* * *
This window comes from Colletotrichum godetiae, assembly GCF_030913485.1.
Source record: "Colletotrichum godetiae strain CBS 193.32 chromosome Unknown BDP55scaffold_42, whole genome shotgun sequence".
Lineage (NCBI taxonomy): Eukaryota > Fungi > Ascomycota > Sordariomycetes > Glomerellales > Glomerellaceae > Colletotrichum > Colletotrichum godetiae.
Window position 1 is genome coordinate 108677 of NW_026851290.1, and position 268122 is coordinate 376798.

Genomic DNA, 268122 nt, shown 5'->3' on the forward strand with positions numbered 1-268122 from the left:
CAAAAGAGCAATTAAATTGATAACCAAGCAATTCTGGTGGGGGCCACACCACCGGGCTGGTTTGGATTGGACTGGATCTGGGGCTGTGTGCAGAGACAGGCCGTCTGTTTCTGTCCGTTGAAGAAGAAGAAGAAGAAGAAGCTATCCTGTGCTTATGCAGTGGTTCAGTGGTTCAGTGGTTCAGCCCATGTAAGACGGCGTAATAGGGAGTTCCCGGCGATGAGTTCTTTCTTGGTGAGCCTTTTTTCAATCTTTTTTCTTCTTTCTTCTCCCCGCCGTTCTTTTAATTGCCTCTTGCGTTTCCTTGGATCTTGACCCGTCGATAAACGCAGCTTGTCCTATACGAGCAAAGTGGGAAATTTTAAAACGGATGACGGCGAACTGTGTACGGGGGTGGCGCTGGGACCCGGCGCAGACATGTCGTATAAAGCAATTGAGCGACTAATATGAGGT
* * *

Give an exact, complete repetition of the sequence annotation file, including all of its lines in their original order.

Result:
This window comes from Colletotrichum godetiae, assembly GCF_030913485.1.
Source record: "Colletotrichum godetiae strain CBS 193.32 chromosome Unknown BDP55scaffold_42, whole genome shotgun sequence".
Lineage (NCBI taxonomy): Eukaryota > Fungi > Ascomycota > Sordariomycetes > Glomerellales > Glomerellaceae > Colletotrichum > Colletotrichum godetiae.
Window position 1 is genome coordinate 108677 of NW_026851290.1, and position 268122 is coordinate 376798.

Genomic DNA, 268122 nt, shown 5'->3' on the forward strand with positions numbered 1-268122 from the left:
CAAAAGAGCAATTAAATTGATAACCAAGCAATTCTGGTGGGGGCCACACCACCGGGCTGGTTTGGATTGGACTGGATCTGGGGCTGTGTGCAGAGACAGGCCGTCTGTTTCTGTCCGTTGAAGAAGAAGAAGAAGAAGAAGCTATCCTGTGCTTATGCAGTGGTTCAGTGGTTCAGTGGTTCAGCCCATGTAAGACGGCGTAATAGGGAGTTCCCGGCGATGAGTTCTTTCTTGGTGAGCCTTTTTTCAATCTTTTTTCTTCTTTCTTCTCCCCGCCGTTCTTTTAATTGCCTCTTGCGTTTCCTTGGATCTTGACCCGTCGATAAACGCAGCTTGTCCTATACGAGCAAAGTGGGAAATTTTAAAACGGATGACGGCGAACTGTGTACGGGGGTGGCGCTGGGACCCGGCGCAGACATGTCGTATAAAGCAATTGAGCGACTAATATGAGGT